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STUDENT

Business group urges cut in study aid for the arts

Sweden needs to cut its student grants to students electing to study humanities and arts subjects, to encourage them to pursue degrees which can lead to a job, according to a new report from an influential business group.

Business group urges cut in study aid for the arts

The Confederation of Swedish Enterprise (Svenskt Näringsliv) on Wednesday presented a report calling for student grants to be cut for students pursuing what they describe as “low productivity educations”, argued that they should instead be obliged to finance more of their studies with loans.

“It has been shown that it is more difficult to find a job if you read subjects within the arts or humanities,” said Malin Sahlén who compiled the report for the Confederation to Sveriges Radio’s Ekot news programme on Thursday.

Sahlén suggests that an adjustment of student grants would encourage students to make a choice which is more likely to lead to employment.

She added that the Confederation would like to see sectors such as theatre pay more but argues that there are too many students and not enough jobs.

“But we don’t need twice as many studying a subject in comparison with the number in demand,” she said.

The Swedish Union for Theatre, Artists and Media (Teaterförbundet), reacted in dismay to the suggestion.

“Terrifying,” argued chairperson Anna Carlson.

“It would be very strange if the Confederation of Swedish Enterprise is under the impression that these kinds of professions are not needed in a modern humanistic democratic society,” she told SR.

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UNIVERSITY

Swedish university exam unlikely to go ahead at all this year

It is looking increasingly unlikely that 'högskoleprovet' – an exam used by thousands of students every year as a way to enter Swedish university will go ahead – despite a government U-turn.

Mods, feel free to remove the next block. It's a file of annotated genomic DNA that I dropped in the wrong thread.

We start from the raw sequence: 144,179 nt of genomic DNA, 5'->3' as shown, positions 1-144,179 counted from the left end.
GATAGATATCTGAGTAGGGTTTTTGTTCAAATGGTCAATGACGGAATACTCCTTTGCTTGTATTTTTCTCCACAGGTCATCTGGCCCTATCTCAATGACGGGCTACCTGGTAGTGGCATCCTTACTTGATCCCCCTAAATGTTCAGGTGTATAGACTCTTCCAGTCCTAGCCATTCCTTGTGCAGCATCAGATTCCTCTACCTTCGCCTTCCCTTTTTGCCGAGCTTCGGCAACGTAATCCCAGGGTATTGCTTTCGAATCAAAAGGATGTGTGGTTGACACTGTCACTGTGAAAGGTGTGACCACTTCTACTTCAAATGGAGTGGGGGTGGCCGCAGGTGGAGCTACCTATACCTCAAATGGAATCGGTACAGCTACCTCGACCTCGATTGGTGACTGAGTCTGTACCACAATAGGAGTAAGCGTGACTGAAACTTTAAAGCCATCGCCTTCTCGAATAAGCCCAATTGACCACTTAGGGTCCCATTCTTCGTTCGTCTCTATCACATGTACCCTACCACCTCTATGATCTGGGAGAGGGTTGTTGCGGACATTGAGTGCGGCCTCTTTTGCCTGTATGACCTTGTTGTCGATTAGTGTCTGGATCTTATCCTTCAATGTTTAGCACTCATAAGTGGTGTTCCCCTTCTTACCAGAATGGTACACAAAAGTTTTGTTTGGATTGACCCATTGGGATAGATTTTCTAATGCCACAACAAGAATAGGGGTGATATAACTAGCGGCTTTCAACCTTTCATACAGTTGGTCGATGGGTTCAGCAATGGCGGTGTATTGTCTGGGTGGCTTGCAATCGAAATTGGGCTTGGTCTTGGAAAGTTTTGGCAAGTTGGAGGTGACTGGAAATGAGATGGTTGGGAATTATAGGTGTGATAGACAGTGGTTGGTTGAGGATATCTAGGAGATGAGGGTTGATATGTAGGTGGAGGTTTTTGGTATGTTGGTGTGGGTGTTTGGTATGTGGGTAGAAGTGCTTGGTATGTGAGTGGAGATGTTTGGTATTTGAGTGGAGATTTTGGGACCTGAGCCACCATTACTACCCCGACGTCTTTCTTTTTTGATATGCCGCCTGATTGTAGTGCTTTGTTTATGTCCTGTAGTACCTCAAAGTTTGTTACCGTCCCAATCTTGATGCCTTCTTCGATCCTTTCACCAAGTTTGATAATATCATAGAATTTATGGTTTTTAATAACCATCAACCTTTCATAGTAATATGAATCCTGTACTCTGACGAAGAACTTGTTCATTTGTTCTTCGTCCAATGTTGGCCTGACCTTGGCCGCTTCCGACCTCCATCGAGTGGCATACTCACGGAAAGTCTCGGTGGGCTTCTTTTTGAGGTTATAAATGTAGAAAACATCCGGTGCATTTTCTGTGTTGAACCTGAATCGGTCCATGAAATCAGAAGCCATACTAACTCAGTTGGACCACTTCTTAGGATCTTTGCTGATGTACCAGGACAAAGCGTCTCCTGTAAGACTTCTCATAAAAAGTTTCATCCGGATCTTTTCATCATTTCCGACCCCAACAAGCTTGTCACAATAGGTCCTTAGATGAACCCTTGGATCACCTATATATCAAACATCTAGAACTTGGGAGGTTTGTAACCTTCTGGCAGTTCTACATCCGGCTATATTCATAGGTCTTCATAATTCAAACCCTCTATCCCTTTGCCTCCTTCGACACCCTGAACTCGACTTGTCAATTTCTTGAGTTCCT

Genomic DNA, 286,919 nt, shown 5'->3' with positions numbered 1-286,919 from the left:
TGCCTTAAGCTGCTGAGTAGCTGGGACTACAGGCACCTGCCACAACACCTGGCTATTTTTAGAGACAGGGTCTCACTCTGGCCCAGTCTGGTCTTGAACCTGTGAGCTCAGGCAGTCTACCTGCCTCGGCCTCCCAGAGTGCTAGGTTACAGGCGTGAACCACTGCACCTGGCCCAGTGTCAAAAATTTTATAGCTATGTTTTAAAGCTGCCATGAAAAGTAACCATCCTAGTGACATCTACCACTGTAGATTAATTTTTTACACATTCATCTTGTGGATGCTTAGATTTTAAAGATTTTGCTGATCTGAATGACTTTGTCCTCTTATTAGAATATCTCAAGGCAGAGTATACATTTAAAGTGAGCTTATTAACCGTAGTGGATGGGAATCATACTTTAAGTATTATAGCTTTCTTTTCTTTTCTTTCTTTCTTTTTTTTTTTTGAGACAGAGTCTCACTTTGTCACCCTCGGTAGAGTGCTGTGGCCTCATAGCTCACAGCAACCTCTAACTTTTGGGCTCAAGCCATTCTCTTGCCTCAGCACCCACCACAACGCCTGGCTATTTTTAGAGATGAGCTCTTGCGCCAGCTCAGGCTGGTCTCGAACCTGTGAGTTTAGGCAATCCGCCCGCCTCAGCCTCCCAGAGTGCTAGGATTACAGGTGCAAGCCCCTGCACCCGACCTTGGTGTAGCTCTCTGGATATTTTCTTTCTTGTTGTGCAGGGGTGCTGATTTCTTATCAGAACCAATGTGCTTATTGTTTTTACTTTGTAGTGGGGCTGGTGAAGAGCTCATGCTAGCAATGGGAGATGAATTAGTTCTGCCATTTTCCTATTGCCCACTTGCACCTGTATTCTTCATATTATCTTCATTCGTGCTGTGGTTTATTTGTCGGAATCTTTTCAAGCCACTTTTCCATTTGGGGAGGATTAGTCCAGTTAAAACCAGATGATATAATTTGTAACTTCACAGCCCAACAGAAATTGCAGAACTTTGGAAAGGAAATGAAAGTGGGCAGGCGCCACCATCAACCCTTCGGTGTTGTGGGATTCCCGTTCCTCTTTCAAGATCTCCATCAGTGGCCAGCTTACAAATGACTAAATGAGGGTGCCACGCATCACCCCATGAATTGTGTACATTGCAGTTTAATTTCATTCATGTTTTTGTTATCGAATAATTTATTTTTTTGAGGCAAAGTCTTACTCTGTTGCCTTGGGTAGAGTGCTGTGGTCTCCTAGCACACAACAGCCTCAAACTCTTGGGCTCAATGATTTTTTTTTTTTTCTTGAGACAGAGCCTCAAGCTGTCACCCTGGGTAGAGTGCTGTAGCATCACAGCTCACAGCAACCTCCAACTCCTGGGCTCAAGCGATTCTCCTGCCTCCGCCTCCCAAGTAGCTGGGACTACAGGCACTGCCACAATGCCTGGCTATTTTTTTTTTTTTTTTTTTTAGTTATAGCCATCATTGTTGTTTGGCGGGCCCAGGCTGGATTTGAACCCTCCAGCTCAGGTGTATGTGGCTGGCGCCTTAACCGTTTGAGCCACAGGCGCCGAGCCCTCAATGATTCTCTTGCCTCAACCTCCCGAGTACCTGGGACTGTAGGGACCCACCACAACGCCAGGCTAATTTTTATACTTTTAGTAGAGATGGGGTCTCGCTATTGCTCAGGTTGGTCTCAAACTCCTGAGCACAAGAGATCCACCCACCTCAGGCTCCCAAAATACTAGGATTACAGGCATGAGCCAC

Swedish university exam unlikely to go ahead at all this year
In a normal year, 100,000 students sit what is known as the SweSAT or 'högskoleprovet'. Photo: Malin Hoelstad/SvD/SCANPIX

The Swedish Scholastic Aptitude Test (SweSAT, or högskoleprovet) is normally held twice a year, but was cancelled in spring and then later in autumn due to the coronavirus pandemic. But after pressure from opposition parties, the government last week said it would pave the way for the test to take place on its usual date in October in a limited format, open only to people who had not previously sat it.

Usually around 100,000 people sit the exam each year, around 40 percent of them doing so for the first time. The exam is not compulsory, but many people use its results to get into university, and it is seen as a crucial second chance for those who are not able to get accepted based on grades alone.

But any hope lit by the government's announcement last week was quickly extinguished this week, when university principals said it would still not be possible to organise a coronavirus-safe sitting. In the end it is up to the exam organisers to decide whether or not to hold it, so the government holds limited sway.

“They [the university principals] do not want to take responsibility for conducting the exam during the autumn, but would rather spend time and resources on conducting two tests as safely as possible in spring,” Karin Röding, director-general of the Swedish Council for Higher Education (UHR), told the TT news agency on Tuesday.

“I have no reason to have another opinion,” she added.

“It appears to be the case that you are going to have to wait another few months before an exam can be carried out in an infection-safe way,” confirmed Sweden's Minister of Higher Education, Matilda Ernkrans.

Meanwhile the political pressure eased on the Social Democrat-Green coalition government to ensure the test could be held before the deadline for applying to the spring semester of university, when the Liberal party joined the centre-left in voting no to pushing for an autumn sitting. Last week there was a majority for a yes vote on the Swedish parliament's education committee, consisting of right-wing parties Moderates, Christian Democrats, Sweden Democrats and the Liberals, but after the latter switched sides the committee voted no.

The Mdoerates blamed the government for not acting sooner to help the exam go ahead, by for example allocating more money and investigating the possibility of using more venues.

“There is one person who is to blame. That's Matilda Ernkrans,” said the party's education spokesperson Kristina Axén Olin. “The government has handled it really poorly and now it is thought to be too late and impossible.”

Ernkrans argued that she and the government had done everything they could, including making sure that test results from previous years will be valid for eight years rather than the usual five, as well as allocating extra funding to make it possible to hold more than one exam next spring.

Swedish vocabulary

cancel – ställa in

test/exam – (ett) prov

second chance – (en) andra chans

government – (en) regering

semester – (en) termin (note the false friend – the Swedish word semester means holiday)

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